With every citizen possessing a smartphone and capturing footage of public events or social encounters that might otherwise remain shrouded in oblivion, our news consumption habits have changed radically. We once merely relied on the corporate media to present us with reporting on current affairs followed by analysis on how hard news should be interpreted. This is not the case anymore.
An illustrative instance of “citizen journalism” sending shockwaves globally and triggering social change was the viral video of the murder of George Floyd filmed by 17-year-old Darnella Frazier, who was later awarded a Pulitzer Prize and a slew of other accolades. Absent her enterprise and courage, it might have been the Minneapolis Police Department’s narrative that could prevail, permanently burying the truth about Floyd’s death.
Citizen journalism, also referred to as guerilla journalism and street journalism, is an irresistibly growing phenomenon. We are already engaged with platforms espousing this form of media participation: CNN iReport, Wikinews, All Voices, Global Voices Online, Blottr and formerly Examiner.com.
Whether or not citizen journalists can be called actual journalists remains an ongoing debate. Indeed, citizen journalists are making contributions to public awareness that cannot be expected of professional journalists on account of their limited resources, availability and that they should toe their media organizations’ ideological line sometimes clashing with the public interest.
The coverage of the Arab Spring starting in December 2010 or the Boston Marathon bombings in 2013 demonstrated the efficiency of citizen journalists. These events showed that citizen journalists can help push the boundaries for reporting on serious matters when professional journalists are missing from the scene.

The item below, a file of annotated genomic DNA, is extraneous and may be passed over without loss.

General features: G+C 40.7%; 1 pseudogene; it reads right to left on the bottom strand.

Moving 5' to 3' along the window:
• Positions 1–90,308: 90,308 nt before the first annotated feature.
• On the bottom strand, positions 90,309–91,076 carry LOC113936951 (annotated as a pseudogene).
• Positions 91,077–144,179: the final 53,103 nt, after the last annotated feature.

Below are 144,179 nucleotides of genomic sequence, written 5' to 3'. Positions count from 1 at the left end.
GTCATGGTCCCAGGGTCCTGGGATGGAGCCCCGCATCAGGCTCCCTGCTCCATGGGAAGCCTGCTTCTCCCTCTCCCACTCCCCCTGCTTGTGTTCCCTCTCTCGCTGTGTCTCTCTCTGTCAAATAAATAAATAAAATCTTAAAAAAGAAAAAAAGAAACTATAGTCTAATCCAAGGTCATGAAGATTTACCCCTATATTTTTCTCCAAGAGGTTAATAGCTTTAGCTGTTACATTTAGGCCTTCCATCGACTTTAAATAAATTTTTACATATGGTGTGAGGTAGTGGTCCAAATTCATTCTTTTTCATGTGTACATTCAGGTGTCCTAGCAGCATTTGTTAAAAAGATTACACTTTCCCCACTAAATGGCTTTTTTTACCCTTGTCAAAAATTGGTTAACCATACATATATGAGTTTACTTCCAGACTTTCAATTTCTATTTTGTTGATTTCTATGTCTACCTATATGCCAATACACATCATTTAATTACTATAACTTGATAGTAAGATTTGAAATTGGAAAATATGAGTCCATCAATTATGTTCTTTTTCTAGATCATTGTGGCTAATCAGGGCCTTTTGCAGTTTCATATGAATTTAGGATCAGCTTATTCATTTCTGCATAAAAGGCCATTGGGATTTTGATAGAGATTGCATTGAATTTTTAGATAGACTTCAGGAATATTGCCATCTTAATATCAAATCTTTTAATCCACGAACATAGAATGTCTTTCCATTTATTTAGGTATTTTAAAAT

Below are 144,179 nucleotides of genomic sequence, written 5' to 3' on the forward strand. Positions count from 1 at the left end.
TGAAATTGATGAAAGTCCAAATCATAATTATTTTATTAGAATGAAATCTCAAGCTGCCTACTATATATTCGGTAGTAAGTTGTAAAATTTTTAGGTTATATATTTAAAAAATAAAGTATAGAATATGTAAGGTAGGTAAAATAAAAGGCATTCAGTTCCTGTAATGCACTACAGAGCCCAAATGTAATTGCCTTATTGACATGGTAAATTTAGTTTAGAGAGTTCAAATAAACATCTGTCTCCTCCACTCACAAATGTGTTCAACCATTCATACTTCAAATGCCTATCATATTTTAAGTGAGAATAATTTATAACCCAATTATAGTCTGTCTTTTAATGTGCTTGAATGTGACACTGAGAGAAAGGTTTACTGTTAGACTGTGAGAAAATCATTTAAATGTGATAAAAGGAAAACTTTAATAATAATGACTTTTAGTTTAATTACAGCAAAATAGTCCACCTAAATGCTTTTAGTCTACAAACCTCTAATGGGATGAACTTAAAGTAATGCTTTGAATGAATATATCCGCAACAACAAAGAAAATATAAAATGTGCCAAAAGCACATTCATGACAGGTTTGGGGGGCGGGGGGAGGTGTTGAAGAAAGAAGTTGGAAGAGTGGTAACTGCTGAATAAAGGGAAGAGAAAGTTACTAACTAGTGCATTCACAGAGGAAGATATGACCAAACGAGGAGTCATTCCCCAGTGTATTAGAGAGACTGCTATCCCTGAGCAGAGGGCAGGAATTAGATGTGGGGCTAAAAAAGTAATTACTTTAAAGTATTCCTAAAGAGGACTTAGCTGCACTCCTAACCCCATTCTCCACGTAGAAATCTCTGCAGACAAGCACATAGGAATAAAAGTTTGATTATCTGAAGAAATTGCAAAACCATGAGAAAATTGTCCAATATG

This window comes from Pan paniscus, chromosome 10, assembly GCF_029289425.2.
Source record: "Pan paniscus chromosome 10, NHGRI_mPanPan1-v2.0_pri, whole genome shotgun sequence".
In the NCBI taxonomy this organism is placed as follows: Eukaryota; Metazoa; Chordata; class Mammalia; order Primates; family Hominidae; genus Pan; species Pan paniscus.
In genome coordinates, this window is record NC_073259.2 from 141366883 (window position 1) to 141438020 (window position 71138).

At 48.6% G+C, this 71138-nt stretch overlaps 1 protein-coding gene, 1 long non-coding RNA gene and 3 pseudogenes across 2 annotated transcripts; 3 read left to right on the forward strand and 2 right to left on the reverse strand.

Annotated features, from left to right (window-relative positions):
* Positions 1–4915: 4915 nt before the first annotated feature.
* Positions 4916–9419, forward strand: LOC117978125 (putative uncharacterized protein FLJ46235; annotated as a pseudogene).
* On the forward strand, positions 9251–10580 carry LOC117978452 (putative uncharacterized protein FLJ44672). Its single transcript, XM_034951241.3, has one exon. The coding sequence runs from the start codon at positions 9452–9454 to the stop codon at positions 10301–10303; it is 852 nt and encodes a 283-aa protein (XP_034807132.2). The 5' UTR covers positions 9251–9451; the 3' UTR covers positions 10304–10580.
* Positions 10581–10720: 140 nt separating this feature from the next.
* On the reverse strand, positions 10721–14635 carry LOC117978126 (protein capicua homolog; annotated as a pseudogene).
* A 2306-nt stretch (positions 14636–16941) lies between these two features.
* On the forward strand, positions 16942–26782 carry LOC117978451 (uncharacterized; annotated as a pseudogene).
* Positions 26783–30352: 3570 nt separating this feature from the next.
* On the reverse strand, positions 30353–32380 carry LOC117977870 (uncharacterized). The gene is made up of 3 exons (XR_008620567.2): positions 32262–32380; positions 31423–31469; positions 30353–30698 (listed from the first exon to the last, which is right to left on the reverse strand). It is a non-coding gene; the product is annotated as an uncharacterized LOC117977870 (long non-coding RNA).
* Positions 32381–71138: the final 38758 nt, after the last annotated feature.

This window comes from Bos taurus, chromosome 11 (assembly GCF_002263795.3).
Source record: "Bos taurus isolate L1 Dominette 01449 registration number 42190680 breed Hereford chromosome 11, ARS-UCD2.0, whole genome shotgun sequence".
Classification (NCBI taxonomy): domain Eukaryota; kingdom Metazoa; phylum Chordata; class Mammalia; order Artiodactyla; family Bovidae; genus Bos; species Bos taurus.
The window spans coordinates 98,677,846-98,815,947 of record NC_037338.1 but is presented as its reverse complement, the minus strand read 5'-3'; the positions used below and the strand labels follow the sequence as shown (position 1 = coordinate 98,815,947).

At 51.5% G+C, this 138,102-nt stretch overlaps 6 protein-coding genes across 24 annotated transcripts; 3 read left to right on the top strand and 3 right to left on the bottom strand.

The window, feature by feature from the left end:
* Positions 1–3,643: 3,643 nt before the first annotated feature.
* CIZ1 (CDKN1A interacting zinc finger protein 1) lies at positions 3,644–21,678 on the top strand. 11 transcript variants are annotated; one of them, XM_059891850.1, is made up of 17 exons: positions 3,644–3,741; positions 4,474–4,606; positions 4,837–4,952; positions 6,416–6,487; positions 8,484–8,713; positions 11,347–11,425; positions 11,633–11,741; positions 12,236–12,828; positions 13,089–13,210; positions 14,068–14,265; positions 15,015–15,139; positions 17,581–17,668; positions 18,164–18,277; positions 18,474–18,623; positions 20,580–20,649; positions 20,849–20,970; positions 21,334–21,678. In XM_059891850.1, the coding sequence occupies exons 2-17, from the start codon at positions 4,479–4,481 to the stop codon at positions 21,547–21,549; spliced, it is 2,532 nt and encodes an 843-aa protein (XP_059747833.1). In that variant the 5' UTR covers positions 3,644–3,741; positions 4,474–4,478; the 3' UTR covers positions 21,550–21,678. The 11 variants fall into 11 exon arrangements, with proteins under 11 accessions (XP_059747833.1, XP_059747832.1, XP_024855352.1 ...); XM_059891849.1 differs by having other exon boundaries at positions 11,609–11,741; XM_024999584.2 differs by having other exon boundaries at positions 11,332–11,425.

But there are downsides, as well. Journalism, like any other profession, is predicated on a combination of relevant education and training, skills acquired through practice, experience, and of course, a commitment to constant improvement secured through learning, as well as reading, observing and traveling.
In a report, the Educause nonprofit argued citizen journalism projects can be “havens for triviality or unreliable content.” Fact-checking and verification don’t have a role to play in how citizen journalists churn out their productions. Since their output is not subject to editorial scrutiny, the quality of their work can be substantively substandard, potentially “fake” news, and unfit for dissemination.
Citizen journalists don’t grind out their content with ethical considerations the professional journalists are bound to. In Great Britain, the Independent Press Standards Organization (IPSO) Editors’ Code of Practice lays out explicitly what the ethical rules are concerning reporting on suicide, children, sex offenses, intrusion into shock and grief, discrimination, and privacy, among other terrains. The same is true for America’s The Associated Press Stylebook.
These guidelines mean the journalists follow paradigms founded on certain universal values, guaranteeing the ethicality and decency of their coverage. This is not what citizen journalists are held to.
Anyone with an interest in drawing some sketches out of a personal interest cannot be called a painter. Someone who plays soccer in their leisure time for the purposes of personal health or recreation cannot be categorized as a pro athlete.
Similarly, citizens who hold up their phones to capture a street fight, a bank officer mistreating a client or a university professor bullying a student of color cannot be identified as journalists. Yes, they may be boosting the conversation around many social, economic and political issues, and bringing to light dilemmas we might be unaware of. But they are a far cry from qualifying as journalists unless they report to an editor and make it their stream of income.